Video report by ITV News Correspondent Dan Rivers - warning: contains disturbing images
The organisations confirmed at least 33 children have been killed since June 24, compared to 31 children killed during all of 2018 but local hospitals runs by The Syrian American Medical Society (SAMS) put these figures at double.
Figures released by SAMS show 175 children have been killed since April 26 and 827 children have been admitted to hospital in north-west Syria in the same time period.
This week has been the deadliest since fighting escalated in north-west Syria, with the violence killing eight children on Monday alone.
The escalation in violence, which started at the end of April, has left at least 400 people dead, another 440,000 civilians displaced.
One SAMS doctor working in south Idlib, who wanted to stay anonymous, told ITV News: "There has been continuous bombing in Idlib for almost three months now.
"This week one massacre caused more than 100 casualties and at least 30 were children. The medical staff are working under stressful conditions as health facilities are targets for airstrikes."
Relentless airstrikes and multiple bombings have inflicted horrific injuries on victims, many of whom are women and children. ITV News filmed in one hospital where three young girls were fighting for their lives.
Authorities are still recovering bodies from the rubble – some burnt beyond recognition.
One eyewitness, Ahmad, said he had seen victims "torn to pieces".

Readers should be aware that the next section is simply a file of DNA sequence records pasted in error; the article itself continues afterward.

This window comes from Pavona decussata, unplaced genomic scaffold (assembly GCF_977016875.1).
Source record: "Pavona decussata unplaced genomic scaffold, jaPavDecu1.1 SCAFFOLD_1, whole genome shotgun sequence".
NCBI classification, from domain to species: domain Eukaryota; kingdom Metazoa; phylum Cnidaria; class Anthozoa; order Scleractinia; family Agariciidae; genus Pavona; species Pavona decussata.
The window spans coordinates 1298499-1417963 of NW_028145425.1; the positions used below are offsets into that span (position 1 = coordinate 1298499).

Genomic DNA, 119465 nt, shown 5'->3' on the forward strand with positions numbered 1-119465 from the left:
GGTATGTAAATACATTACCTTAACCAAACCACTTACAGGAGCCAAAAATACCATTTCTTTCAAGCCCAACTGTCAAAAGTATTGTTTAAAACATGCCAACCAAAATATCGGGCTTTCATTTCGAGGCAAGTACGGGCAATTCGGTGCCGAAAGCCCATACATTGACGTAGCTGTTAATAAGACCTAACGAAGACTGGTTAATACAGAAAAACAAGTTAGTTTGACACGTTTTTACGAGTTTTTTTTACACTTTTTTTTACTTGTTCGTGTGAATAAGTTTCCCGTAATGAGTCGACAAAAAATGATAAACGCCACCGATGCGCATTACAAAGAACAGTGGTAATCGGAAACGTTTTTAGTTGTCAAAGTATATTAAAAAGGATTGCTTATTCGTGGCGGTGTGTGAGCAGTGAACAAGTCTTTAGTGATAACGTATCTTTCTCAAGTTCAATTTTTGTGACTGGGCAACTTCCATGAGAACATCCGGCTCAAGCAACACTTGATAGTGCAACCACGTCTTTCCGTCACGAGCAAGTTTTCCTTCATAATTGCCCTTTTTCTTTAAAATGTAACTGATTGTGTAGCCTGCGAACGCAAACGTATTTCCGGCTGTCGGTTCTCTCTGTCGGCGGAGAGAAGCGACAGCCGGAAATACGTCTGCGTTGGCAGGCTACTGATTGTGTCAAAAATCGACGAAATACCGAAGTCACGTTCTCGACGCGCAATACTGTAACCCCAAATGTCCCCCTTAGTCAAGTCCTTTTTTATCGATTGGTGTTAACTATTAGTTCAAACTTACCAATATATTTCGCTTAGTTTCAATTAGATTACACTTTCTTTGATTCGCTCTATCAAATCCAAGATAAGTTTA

“The bombardment is relentless. It seems as though the different sides have stopped fighting each other and are fighting us, civilians, now,” he said.
“It’s just senseless brutality.
"I saw dozens of people killed in the marketplace, torn to pieces, including many young children who were playing on the street.
"They should have been safe."
Sonia Khush, Save the Children Syria response director, called the situation in Idlib a "nightmare".
“The children of north-west Syria have been caught in violent conflict for 80 days with no lull," she said.
"They have been denied education, food, and healthcare, and forced to sleep under the trees in open fields for months now."
In the last two weeks, at least four medical facilities have been impacted by the violence, as well as a water station serving more than 80,000 people, and several schools, settlements for displaced civilians, markets and bakeries, according to the UN.
In the last two weeks, at least four medical facilities have been affected by the violence, as well as a water station serving more than 80,000 people, and several schools, settlements for displaced civilians, markets and bakeries, according to the UN.
The Syrian American Medical Society said many medical facilities have suspended their operations, while some are operating under a state of emergency.
Eight water facilities have been attacked in the last two months, diminishing sources of safe drinking water for 250,000 people in southern Idlib.
In the northwest, at least 44 schools have been damaged or destroyed recently, as attacks on educational facilities and personnel have increased.
Many displaced civilians had been heading to north Idlib as it is the closest they can get to Turkey.
However, violence in the region has also intensified after forces fighting against the Syrian government - a mixture of rebels and Jihadis - made their way north as a last-ditch effort for their cause.
Syrian and Russian forces have followed, hoping to quash opposition against President Bashar al-Assad's regime.